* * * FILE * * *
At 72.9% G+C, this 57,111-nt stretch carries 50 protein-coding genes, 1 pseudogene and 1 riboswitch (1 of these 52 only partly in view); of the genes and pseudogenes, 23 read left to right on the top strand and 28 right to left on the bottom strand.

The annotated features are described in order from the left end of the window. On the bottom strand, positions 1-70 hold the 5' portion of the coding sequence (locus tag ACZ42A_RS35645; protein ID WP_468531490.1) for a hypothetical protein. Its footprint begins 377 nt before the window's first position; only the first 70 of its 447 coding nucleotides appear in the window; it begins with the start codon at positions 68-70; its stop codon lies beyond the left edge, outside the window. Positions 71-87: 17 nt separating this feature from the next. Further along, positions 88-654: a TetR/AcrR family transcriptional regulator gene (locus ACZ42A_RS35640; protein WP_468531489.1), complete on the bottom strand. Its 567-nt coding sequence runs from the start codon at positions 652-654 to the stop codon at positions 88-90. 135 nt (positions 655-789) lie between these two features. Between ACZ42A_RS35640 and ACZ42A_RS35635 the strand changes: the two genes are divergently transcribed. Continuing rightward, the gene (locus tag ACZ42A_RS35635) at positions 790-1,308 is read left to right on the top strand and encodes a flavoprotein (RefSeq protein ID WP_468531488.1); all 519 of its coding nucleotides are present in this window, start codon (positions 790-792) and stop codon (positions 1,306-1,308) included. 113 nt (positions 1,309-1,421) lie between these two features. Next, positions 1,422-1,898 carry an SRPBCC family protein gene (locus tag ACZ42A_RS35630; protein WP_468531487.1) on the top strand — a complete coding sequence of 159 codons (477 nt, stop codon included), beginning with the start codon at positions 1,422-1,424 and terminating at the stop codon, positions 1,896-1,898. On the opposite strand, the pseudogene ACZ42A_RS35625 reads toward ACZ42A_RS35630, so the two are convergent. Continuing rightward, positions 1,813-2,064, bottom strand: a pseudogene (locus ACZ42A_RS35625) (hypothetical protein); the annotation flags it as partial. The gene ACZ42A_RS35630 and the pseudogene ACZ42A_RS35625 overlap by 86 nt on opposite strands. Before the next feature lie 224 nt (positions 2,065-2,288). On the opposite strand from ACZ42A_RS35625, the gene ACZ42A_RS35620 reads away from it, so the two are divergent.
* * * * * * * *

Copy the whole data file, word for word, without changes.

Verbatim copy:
At 72.9% G+C, this 57,111-nt stretch carries 50 protein-coding genes, 1 pseudogene and 1 riboswitch (1 of these 52 only partly in view); of the genes and pseudogenes, 23 read left to right on the top strand and 28 right to left on the bottom strand.

The annotated features are described in order from the left end of the window. On the bottom strand, positions 1-70 hold the 5' portion of the coding sequence (locus tag ACZ42A_RS35645; protein ID WP_468531490.1) for a hypothetical protein. Its footprint begins 377 nt before the window's first position; only the first 70 of its 447 coding nucleotides appear in the window; it begins with the start codon at positions 68-70; its stop codon lies beyond the left edge, outside the window. Positions 71-87: 17 nt separating this feature from the next. Further along, positions 88-654: a TetR/AcrR family transcriptional regulator gene (locus ACZ42A_RS35640; protein WP_468531489.1), complete on the bottom strand. Its 567-nt coding sequence runs from the start codon at positions 652-654 to the stop codon at positions 88-90. 135 nt (positions 655-789) lie between these two features. Between ACZ42A_RS35640 and ACZ42A_RS35635 the strand changes: the two genes are divergently transcribed. Continuing rightward, the gene (locus tag ACZ42A_RS35635) at positions 790-1,308 is read left to right on the top strand and encodes a flavoprotein (RefSeq protein ID WP_468531488.1); all 519 of its coding nucleotides are present in this window, start codon (positions 790-792) and stop codon (positions 1,306-1,308) included. 113 nt (positions 1,309-1,421) lie between these two features. Next, positions 1,422-1,898 carry an SRPBCC family protein gene (locus tag ACZ42A_RS35630; protein WP_468531487.1) on the top strand — a complete coding sequence of 159 codons (477 nt, stop codon included), beginning with the start codon at positions 1,422-1,424 and terminating at the stop codon, positions 1,896-1,898. On the opposite strand, the pseudogene ACZ42A_RS35625 reads toward ACZ42A_RS35630, so the two are convergent. Continuing rightward, positions 1,813-2,064, bottom strand: a pseudogene (locus ACZ42A_RS35625) (hypothetical protein); the annotation flags it as partial. The gene ACZ42A_RS35630 and the pseudogene ACZ42A_RS35625 overlap by 86 nt on opposite strands. Before the next feature lie 224 nt (positions 2,065-2,288). On the opposite strand from ACZ42A_RS35625, the gene ACZ42A_RS35620 reads away from it, so the two are divergent.